The Ruin of Kings by Jenn Lyons

Rereading The Ruin of Kings: Chapter 78 and a Note From Thurvishar

Aw, our century’s about to not be a teenager anymore, you guys! Let’s get really drunk have a RROK post then get really drunk to celebrate!

This blog series will be covering The Ruin of Kings, the first novel of a five-book series by Jenn Lyons. Previous entries can be found here in the series index.

Today’s post will be covering Chapter 78, “The Lighthouse at Shadrag Gor”, and “The Sundering”, a Part II aside. Please note that from this point forward, these posts will likely contain spoilers for the entire novel, so it’s recommended that you read the whole thing first before continuing on.

Got that? Great! Click on for the rest!

Before we begin, a note on the shed-jool: the merry hols, they are upon us, y’all! And as is my wont, I will be spending them making merry, as I hope all of you are too, in whatever way that works for ya. Therefore, the RROK will be on hiatus through the end of this shitty-ass decade, and pick up again shiny and fresh as a peach, hopefully, on January 7th, 2020.

Got it? Good! Onward!

 

Chapter 78: The Lighthouse at Shadrag Gor (Talon’s story)

[In which Kihrin goes to magic timey wimey jail, and Talon continues to be gross.]

“I’ve had time to research dealing with you,” Thurvishar said. “I took advantage. Do as you are told or I will destroy you. Understood?”

“I should have killed you in that bar when I had the chance,” Talon muttered, “but damn, you’re sexy.”

[Thurvishar’s footnote:] I can only beg your pardon: she really did say this. Believe me, my ego is not so fragile that I feel the need to invent compliments.

A) LOL and B) ew, Talon. Not that I doubt Thurvishar’s probably attractive, objectively (though subjectively I keep picturing him as a slightly-more-buff Jafar and that’s really not my cup of tea), but Talon herself is so comprehensively unsexy to me that, just, ick. No Thank You.

Anyway, most of the rest of the chapter is Thurvishar explaining why Kihrin can’t possibly win, because he is not up to date on “Utterances that will earn me an entry on the Evil Overlord List”. Even though Thurvishar is more Coerced Minion of the Evil Overlord than one himself (at least for the moment), I feel like Evil Overlording by proxy still counts.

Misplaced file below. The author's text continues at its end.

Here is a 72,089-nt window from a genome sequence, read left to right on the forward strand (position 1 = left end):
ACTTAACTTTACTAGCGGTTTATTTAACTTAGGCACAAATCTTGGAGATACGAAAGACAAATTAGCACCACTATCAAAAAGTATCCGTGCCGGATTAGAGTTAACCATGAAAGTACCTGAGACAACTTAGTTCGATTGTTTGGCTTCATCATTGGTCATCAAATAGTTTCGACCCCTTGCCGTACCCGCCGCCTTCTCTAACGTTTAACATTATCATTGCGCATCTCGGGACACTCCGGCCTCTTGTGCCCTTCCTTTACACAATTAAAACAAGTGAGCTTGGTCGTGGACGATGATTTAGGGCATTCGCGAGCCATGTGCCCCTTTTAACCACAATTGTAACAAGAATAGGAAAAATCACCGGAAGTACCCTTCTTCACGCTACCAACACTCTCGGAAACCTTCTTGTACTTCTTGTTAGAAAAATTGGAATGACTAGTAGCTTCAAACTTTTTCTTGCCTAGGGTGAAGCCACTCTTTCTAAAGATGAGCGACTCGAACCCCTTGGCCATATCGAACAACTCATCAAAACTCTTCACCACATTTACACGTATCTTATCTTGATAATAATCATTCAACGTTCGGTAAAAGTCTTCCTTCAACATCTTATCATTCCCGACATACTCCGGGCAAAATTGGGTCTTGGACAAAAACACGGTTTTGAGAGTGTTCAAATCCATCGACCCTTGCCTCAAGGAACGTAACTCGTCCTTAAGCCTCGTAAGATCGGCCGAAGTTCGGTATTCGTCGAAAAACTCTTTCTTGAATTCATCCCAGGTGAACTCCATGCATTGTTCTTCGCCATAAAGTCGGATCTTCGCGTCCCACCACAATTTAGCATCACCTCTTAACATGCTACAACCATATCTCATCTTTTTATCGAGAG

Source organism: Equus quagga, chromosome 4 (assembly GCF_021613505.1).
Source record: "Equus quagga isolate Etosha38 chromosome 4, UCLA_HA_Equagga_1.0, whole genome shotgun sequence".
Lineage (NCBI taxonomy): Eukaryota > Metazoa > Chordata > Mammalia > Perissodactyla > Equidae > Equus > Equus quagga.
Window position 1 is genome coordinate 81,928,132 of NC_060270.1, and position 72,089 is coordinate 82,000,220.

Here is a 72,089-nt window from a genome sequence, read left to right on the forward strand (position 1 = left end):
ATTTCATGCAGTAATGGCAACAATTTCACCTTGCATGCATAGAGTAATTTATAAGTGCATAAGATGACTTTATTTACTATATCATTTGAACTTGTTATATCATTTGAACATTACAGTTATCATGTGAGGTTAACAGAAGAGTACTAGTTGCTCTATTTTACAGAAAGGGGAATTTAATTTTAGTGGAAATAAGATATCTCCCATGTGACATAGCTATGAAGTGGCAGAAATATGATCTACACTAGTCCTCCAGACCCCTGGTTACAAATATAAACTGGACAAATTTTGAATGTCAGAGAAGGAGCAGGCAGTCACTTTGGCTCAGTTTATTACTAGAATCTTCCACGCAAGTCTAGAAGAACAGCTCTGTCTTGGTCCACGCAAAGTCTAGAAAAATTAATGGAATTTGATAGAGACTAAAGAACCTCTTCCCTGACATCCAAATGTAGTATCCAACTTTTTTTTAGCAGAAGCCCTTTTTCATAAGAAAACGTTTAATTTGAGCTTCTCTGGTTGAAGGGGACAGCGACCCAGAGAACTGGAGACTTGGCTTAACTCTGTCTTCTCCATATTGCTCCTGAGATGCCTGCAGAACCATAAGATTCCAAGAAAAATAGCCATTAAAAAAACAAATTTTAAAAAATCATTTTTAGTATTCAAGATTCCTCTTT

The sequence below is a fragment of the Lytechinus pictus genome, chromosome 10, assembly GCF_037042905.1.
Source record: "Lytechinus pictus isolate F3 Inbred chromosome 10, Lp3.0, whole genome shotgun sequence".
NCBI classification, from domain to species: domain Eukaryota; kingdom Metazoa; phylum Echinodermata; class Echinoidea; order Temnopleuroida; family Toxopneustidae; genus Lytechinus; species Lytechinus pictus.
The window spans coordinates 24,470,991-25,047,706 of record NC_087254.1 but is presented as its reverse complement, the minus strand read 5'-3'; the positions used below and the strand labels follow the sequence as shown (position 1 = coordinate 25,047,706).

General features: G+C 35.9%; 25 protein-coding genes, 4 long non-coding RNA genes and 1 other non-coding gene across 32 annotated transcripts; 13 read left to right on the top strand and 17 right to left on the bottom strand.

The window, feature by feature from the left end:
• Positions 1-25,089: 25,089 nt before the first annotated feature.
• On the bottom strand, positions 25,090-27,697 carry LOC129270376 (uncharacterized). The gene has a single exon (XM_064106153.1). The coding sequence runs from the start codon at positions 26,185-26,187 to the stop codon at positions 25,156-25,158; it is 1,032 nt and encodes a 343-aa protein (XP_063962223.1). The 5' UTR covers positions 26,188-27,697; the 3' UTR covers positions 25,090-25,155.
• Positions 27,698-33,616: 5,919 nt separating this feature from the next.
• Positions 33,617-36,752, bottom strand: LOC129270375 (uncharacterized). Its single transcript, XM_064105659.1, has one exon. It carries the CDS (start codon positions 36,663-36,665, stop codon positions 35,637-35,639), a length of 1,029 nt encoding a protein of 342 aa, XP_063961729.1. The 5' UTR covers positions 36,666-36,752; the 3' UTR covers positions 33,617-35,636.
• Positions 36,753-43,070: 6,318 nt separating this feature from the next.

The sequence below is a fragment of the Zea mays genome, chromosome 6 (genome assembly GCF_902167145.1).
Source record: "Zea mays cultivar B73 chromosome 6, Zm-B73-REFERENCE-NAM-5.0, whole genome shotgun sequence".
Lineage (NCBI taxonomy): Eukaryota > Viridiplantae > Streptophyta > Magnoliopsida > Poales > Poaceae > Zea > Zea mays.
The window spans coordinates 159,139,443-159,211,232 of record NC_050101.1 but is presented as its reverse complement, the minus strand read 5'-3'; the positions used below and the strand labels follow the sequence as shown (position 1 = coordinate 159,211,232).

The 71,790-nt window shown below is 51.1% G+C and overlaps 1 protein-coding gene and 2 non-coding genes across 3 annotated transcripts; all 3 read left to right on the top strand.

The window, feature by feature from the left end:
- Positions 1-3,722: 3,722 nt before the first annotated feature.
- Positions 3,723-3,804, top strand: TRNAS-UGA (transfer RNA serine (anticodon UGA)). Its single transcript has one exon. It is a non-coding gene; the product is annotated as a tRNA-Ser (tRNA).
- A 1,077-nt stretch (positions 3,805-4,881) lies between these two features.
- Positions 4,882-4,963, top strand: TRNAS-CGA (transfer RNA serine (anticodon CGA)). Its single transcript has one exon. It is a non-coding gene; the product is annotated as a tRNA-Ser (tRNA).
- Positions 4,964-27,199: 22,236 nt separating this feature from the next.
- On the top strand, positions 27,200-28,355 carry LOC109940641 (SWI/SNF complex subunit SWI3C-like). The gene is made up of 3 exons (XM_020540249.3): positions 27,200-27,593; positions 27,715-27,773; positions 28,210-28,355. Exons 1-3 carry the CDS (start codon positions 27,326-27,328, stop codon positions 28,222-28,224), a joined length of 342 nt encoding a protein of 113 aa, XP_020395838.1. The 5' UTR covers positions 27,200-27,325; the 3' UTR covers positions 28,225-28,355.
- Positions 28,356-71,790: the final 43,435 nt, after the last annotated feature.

And then several weeks go by almost instantly, because of timey wimey jail, while Talon and Kihrin record their rock podcast (no, not that kind), and at long last our outer flashback is caught up to the present, for lack of a better term (the inner flashback caught up a couple of chapters ago), and we end Part I of the whole book.

(Yep, 78 chapters in and we just got to Part II. Epic fantasies, amirite?)

Of course, Part II is only ten chapters, so it’s not like we were trying to be proportionate here with the parts. Still, I admit I snorted when I saw the “Part II” on the next page, because heh.

So before the first chapter of the second part, let’s have an aside!

 

Part II: The Sundering (Thurvishar – an aside)

Which is short enough that I might as well just quote it, in chunks:

There is a consensus held amongst most living beings that, given a choice between life and death, most of us will chose life. Life, with her bed mistress Hope, is laced with infinite more possibility than her sister Death. People address her as Queen of the Land of Peace but flinch when her name is uttered out of turn. There is, always, that nagging suspicion Death is a cheat, that the Land of Peace is anything but. Death offers no solace. Or worse, Death might truly be as the priests commend it: a place of justice where we get what we deserve.

And wouldn’t that be a kick in the pants for some folks…

And truly, few among us are willing to stare at that bright mirror and see our reflections. For all of us harbor that secret guilt, that nagging suspicion we shall be found wanting, shall be judged undeserving. Death is that last and most final of exams—and the majority of us, I suspect, would wish for a few years more preparation.

Not yet. Dear goddess, not yet.

My only quibble with this is that I have to be surprised that some people only have suspicions that they won’t measure up to a hypothetical afterlife worth-measuring. I don’t suspect I wouldn’t pass the Cosmic Goodness Test, I know it. I mean, I haven’t done any of the major bad stuff, and I’m pretty sure most of my worst offenses were/are against myself, but there is noooo way I am not chock full of flaws. As are we all, to one degree or another. And how could someone not be fully cognizant of that truth?

But then, I guess “surprise” isn’t the right word, there. It’s more like a kind of terrible bafflement in recognition of the real truth, which is that the people who most deserve a hypothetical Hell are almost certainly also the ones who would never see their divine thumbs-down coming.

Not that I’m thinking about anyone in particular, here.

I found myself thinking of this as I watched a boy of twenty years offer his life to save his family from certain death and oblivion. There were few in that room who would have volunteered to take his place. Darzin thought him a fool, no doubt. And Gadrith admired him as one might admire a strange, alien creature one could only study but never understand. I cannot say what I would do, were I given the same option as Kihrin.

But then, this is not my story.

And that’s why it isn’t, eh?


And rather than start Part II, I think we’ll stop here, as that makes everything nice and neat going forward. Have a de-gorgeous end of the year, O My Peeps, and I’ll catch you on the flip side! Cheers!

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